Mr. IZRAEL: Ruben, do you think he can kiss the Hall of Fame goodbye?

Mr. NAVARRETTE: Yeah. You know, I think that's a very real possibility now. I mean what we're talking about now with the sentence is basically he could get, you know, in the neighborhood of 18 months or two years and it could be home confinement. I mean it's not going to be, you know, clearly behind bars, I think.

But still having said that, I think it's a real circus. It's a real circus atmosphere to this case. This is like a prosecutor bringing a case to make a name off Barry Bonds. And it depends, what's he on trial for exactly? Is it the are we - as I said, are we trying him because he's a jerk, because he may have used steroids, because he may have lied under oath?

I think it's really important and insignificant if he lied to this grand jury, I don't want to make light of that. But I think there's all this other stuff wrapped up in this. And I, as I listen to the case and I listen to the coverage of it, it just seemed I was confused as to exactly why people were going after him. And I think it's a whole mixture of things about generally how unlikable he's been and somebody trying to make a name off of him and all this other stuff. And it is weird that we have a former president who a lot of people think in fact lied under oath and he's out making speeches and Barry Bonds is going to get home confinement.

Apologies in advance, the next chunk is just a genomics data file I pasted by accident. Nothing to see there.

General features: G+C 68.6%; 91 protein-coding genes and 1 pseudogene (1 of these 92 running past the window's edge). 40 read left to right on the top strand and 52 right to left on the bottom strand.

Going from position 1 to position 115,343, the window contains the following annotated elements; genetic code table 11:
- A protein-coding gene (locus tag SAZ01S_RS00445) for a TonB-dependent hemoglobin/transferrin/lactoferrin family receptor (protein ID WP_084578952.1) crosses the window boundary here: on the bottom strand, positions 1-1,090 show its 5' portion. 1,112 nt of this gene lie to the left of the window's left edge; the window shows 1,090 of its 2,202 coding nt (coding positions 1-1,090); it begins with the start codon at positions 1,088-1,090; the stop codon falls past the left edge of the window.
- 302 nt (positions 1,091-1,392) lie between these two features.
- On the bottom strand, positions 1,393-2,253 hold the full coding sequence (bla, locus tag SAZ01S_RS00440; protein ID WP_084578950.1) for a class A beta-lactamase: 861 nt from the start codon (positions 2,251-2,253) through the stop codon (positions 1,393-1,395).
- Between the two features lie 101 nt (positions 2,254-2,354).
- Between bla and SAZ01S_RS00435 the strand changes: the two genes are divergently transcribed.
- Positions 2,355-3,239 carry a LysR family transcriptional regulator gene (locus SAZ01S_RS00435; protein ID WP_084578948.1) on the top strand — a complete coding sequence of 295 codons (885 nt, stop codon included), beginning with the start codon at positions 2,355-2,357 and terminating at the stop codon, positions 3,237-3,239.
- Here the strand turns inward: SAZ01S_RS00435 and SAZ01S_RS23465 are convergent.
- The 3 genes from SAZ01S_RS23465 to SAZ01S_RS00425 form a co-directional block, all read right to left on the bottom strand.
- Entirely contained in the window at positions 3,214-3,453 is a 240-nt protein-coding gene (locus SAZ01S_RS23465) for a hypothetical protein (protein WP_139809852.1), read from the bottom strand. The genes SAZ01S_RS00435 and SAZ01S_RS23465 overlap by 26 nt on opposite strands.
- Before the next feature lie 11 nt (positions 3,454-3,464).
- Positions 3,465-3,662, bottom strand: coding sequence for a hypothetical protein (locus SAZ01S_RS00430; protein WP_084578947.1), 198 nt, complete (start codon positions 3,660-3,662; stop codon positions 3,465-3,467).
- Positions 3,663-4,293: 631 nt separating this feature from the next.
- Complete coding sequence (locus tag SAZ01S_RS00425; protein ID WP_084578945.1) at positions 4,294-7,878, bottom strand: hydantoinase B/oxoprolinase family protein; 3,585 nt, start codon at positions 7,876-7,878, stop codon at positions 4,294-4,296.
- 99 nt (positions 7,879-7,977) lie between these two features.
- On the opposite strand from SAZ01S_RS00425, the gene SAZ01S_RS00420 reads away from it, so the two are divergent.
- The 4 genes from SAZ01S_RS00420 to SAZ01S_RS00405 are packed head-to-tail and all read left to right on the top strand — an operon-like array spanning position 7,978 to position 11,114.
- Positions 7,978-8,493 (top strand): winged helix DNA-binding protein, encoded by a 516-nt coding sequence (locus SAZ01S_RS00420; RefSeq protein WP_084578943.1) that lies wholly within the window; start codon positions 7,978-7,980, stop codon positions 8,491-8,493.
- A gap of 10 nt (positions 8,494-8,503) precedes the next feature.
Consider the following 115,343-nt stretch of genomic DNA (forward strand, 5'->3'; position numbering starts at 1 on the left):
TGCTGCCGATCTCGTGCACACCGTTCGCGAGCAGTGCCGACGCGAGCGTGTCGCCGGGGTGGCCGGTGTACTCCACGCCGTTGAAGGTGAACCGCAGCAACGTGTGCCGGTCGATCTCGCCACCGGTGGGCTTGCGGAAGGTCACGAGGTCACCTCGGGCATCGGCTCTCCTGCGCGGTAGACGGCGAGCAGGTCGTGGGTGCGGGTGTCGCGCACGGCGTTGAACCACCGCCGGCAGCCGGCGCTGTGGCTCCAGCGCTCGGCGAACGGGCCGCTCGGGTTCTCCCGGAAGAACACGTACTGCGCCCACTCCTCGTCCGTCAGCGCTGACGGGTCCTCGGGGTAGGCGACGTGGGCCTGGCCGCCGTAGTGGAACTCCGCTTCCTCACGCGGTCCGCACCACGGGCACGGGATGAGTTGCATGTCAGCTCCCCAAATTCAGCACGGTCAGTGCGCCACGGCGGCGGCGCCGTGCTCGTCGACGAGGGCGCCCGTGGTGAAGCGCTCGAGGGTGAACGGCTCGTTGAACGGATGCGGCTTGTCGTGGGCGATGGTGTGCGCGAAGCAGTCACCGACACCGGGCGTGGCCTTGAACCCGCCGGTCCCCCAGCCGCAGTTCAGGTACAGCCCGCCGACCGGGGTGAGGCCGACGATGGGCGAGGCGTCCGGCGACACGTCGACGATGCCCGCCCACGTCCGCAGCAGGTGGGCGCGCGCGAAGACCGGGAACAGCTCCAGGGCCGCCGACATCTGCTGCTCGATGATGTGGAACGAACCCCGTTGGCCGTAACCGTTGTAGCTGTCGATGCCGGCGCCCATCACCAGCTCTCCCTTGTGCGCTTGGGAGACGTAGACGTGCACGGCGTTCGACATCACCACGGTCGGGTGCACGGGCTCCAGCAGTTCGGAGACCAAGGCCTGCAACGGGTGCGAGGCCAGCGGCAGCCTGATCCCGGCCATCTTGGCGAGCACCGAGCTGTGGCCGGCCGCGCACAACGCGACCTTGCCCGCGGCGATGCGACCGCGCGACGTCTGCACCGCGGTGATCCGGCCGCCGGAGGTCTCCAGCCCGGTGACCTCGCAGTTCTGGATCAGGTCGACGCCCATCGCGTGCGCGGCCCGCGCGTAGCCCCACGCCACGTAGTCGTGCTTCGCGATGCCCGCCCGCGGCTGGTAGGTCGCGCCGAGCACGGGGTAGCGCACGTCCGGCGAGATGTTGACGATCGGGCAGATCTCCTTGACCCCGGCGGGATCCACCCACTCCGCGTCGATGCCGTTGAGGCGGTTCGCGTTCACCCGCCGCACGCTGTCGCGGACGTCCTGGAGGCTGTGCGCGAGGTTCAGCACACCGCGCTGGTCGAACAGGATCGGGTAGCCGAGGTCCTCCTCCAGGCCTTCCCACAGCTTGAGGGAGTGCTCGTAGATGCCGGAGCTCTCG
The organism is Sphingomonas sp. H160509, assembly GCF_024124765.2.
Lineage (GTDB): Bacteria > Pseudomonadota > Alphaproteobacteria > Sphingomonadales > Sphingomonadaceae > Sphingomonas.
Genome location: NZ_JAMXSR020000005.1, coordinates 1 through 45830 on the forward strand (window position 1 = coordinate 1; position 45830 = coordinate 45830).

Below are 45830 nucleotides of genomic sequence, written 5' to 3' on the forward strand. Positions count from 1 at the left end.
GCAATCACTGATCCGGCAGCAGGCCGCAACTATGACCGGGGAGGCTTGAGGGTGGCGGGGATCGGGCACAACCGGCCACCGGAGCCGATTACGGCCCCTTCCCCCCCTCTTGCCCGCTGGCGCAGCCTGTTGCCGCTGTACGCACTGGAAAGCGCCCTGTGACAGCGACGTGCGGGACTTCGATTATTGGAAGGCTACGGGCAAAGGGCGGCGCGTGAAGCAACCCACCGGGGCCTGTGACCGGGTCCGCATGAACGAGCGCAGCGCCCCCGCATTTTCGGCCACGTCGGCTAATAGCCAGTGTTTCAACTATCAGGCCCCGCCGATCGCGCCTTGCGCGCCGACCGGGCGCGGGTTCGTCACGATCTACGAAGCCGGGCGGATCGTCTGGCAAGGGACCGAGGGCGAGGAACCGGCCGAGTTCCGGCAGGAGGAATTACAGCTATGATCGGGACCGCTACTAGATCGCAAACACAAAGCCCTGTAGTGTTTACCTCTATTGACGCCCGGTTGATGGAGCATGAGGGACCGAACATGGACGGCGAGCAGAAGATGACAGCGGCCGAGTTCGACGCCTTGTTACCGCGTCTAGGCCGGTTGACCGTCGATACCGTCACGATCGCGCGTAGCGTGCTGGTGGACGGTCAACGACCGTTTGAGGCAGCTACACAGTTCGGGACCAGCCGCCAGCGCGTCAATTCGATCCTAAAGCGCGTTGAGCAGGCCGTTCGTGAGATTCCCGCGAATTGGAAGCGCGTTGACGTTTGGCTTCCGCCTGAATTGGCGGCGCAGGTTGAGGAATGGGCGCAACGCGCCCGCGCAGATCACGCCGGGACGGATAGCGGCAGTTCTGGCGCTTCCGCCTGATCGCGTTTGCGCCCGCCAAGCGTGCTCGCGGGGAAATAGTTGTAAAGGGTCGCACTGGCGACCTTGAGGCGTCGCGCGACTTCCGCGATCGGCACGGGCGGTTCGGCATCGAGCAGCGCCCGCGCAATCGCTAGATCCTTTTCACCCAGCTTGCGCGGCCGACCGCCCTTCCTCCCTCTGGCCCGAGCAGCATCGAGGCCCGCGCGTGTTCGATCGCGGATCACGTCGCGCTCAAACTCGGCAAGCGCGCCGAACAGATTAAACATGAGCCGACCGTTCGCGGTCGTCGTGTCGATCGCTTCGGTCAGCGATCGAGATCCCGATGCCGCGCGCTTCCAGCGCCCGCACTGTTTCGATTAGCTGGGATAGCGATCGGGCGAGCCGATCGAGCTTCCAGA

MARTIN: Hmm. Let's move on to that other because I have a feeling the rest of you are going to want to weigh in on this other thing. From one sports star to another, Kobe Bryant stepped in it this week for shouting a homophobic slur to a referee. He was fined $100,000, probably a drop in the bucket for a baller like him. But it's still a big, big fine as fines go. The microphones didn't catch what Kobe said but the sportscasters did. I'll just play a clip of what they said about what he said. Here it is.

Unidentified Man: He's yelling at Bennie. And you might want to take the camera off him right now because there are children watching, you know?

(Soundbite of laughter)

MARTIN: So, Jimi, what do you think? I mean, Jimi?

Mr. IZRAEL: Well, I think he has a leadership role and I think what he did was awful. And he should fess up. He should pay the fine. He should apologize. He should come out publicly and just say that wasn't the way to behave and that isn't the way to talk.

Kai, what do you think?

Mr. WRIGHT: Well, I think he - I believe he did come out and say, you know, I didn't mean anything by it.

Mr. IZRAEL: It was qualified. I mean that's like the worst...

Mr. WRIGHT: Right. Right.

Mr. IZRAEL: ...apology I've ever heard. I didn't mean to eat the cookie.

Mr. NAVARRETTE: Right.

Mr. WRIGHT: Right.

(Soundbite of laughter)

MARTIN: Well, some people are defending it saying that it doesn't mean what they say it means what the word we're not going to say it.

Mr. WRIGHT: Right.

MARTIN: That it has some generic meaning, like just I'm mad at you or whatever. I don't know. Kai...

Mr. IZRAEL: No. I'm not buying it.

Mr. SMITH: No.

Mr. WRIGHT: But you know what, I think that's actually true. I'll take him at his word and other folks at their word when they say listen, I'm just saying, you know, when I use an anti-gay slur I just mean bad. But the problem is, is if everything bad in the world equates with the word gay or with being gay then we have a problem. You know, and, you know, and it really there is impact here.